I feel the same way about HBO’s show “Looking” — there are a lot of things I like about the show: the diversity of the casting and culture it’s exploring. The fact that the three friends are not all the same age and class. The way in which it’s exploring SF gay culture now, almost journalistically. I’m rooting for this show, in a way I never do (okay maybe Sleepy Hollow for like three episodes…) Jonathan Groff I think is a terrific actor (I suggested him to John for Lucien Carr!) and Andrew Haigh (the director of the episodes and executive producer) made Weekend, which brilliant, and Reed Morano, the cinematographer, shot Kill Your Darlings. These are more than enough reasons to watch it. It feels, just based on the pilot, coachable.

Admittedly, like most gay people, I’m expecting a lot. It’s exactly the show I want to watch on cable — where the terrain that’s excised from the networks can become the focus. I want the show to be honest, edgy, personal, vanguard, and yet also somehow mine. I think back to “Queer As Folk”, the British version, and it felt that way to me. (The American one, by contrast, was a total anomaly and not very good.) It is a great example to me of a “promising television show, and like most folks involved in dramatic writing, I’m looking at television more than ever.

What’s key for me is that I don’t understand how these three guys know each other or like each other; we’re told they’re best friends, but there’s not much evidence about why or how they came to be that way except for a shared joint. One of my favorite aspects is the fact that the lead character (videogame designer, late 20s) has a best friend who is in his late 30s (waiter, 39). At the same time, one of the main aspects of gay culture, as far as I’ve seen it, is a real segregation by age and ethnicity and not in a good way. Am I wrong to think someone, somewhere, asked Michael Lannan (the creator) to expand the social group to appeal more broadly? (I think of Sex and the City here).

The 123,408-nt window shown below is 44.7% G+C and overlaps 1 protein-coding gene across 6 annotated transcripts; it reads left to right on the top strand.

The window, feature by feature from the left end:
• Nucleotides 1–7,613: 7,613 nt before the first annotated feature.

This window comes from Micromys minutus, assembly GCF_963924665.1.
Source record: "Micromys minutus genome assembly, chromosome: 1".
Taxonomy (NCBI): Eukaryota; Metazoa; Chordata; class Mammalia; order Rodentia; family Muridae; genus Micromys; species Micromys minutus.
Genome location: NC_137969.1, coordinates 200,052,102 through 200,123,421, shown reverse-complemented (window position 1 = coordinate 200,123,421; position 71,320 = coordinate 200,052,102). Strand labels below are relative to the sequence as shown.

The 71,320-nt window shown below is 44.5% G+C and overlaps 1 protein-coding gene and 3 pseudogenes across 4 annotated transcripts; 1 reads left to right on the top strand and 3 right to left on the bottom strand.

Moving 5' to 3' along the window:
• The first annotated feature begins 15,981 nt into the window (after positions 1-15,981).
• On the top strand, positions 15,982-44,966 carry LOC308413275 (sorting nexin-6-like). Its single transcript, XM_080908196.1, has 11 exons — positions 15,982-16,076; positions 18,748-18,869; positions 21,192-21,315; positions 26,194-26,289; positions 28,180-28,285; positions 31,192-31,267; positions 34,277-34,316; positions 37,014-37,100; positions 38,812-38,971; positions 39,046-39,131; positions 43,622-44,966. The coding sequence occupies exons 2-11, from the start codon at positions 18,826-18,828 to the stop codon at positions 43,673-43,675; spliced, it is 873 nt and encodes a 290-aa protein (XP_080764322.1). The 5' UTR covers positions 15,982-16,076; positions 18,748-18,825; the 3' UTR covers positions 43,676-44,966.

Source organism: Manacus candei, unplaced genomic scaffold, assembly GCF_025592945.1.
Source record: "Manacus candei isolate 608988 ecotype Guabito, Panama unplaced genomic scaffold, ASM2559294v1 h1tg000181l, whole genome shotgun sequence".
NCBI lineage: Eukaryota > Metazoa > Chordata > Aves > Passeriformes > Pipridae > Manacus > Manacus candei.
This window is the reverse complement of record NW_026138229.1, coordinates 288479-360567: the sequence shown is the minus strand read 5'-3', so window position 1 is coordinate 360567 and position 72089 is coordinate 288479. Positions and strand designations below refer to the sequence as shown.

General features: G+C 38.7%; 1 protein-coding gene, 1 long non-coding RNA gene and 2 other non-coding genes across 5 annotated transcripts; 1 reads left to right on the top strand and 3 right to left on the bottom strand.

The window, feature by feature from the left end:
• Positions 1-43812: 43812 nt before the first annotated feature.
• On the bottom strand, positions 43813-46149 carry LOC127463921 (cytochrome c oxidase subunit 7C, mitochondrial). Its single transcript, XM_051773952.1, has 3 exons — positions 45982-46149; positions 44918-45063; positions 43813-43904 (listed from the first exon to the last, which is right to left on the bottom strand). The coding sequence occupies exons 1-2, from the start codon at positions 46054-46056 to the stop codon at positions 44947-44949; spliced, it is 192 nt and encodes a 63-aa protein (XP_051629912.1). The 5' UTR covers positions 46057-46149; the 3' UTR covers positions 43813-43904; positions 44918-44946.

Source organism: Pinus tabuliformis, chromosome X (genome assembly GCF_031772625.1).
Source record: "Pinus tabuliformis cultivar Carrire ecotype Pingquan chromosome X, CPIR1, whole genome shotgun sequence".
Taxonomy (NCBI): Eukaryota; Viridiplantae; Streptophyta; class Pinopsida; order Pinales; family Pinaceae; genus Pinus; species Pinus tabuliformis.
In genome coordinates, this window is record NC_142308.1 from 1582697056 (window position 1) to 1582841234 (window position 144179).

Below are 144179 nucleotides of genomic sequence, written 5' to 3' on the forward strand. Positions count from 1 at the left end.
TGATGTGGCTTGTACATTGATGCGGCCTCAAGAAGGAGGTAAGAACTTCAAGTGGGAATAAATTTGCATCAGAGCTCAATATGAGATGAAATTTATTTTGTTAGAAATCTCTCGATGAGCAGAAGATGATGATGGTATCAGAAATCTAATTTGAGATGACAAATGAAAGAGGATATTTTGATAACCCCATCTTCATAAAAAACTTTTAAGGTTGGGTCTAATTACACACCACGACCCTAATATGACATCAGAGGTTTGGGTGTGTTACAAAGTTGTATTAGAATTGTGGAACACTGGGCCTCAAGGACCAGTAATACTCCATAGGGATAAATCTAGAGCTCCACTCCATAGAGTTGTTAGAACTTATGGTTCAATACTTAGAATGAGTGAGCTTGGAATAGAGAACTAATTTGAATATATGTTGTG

Then, some of the specific details were just head-scratching: Groff’s character is looking for love…on OKCupid? Wha? Were they not able to clearances for a dating site gay men actually USE?

Groff hooks up with a “gym-teacher hairy” guy (insert unspoken ick) in the park with cold hands…and then goes out on a date with an older doctor who rejects him…and then gets cruised by a charming Latino bouncer guy (with sports cap) on the MUNI and shows up at his club…and then meets his ex who is looks like none of them and is getting married…and I wonder just who the hell he’s looking for exactly. These guys are all over the map — and I feel like he’s indistinct in terms of what he’s looking for, and he seems looking for a partner almost exclusively. In SF, it’s a marketplace of desire. In my experience, you can’t live there and be innocent about what you’re looking for for long.

And maybe that’s what I missed most in this pilot: a sense of origins and stakes. The show was so determined to drop us in media res into their lives that I just didn’t feel like I grasped who they were or where they were coming from or what bonded them. Or why, frankly, their lives mattered beyond the anecdotal. It’s the part of me that wants the show to have some politics or at least point beyond the pure “search for love”. The older actor’s desire for a career, for some energy for me — we can all relate to that transition. I just wanted the intensity of that choice to be more in scene: we’re left with a phone call at the end that seems like him reaching out for an opportunity. My instincts would have been to start with him trying out the job and…and failing. That would have linked me to him more.

I’m going to keep watching. I want this show to amaze me and grab me by the lapels and adore it and then make me breakfast. I have high standards, I know. I know.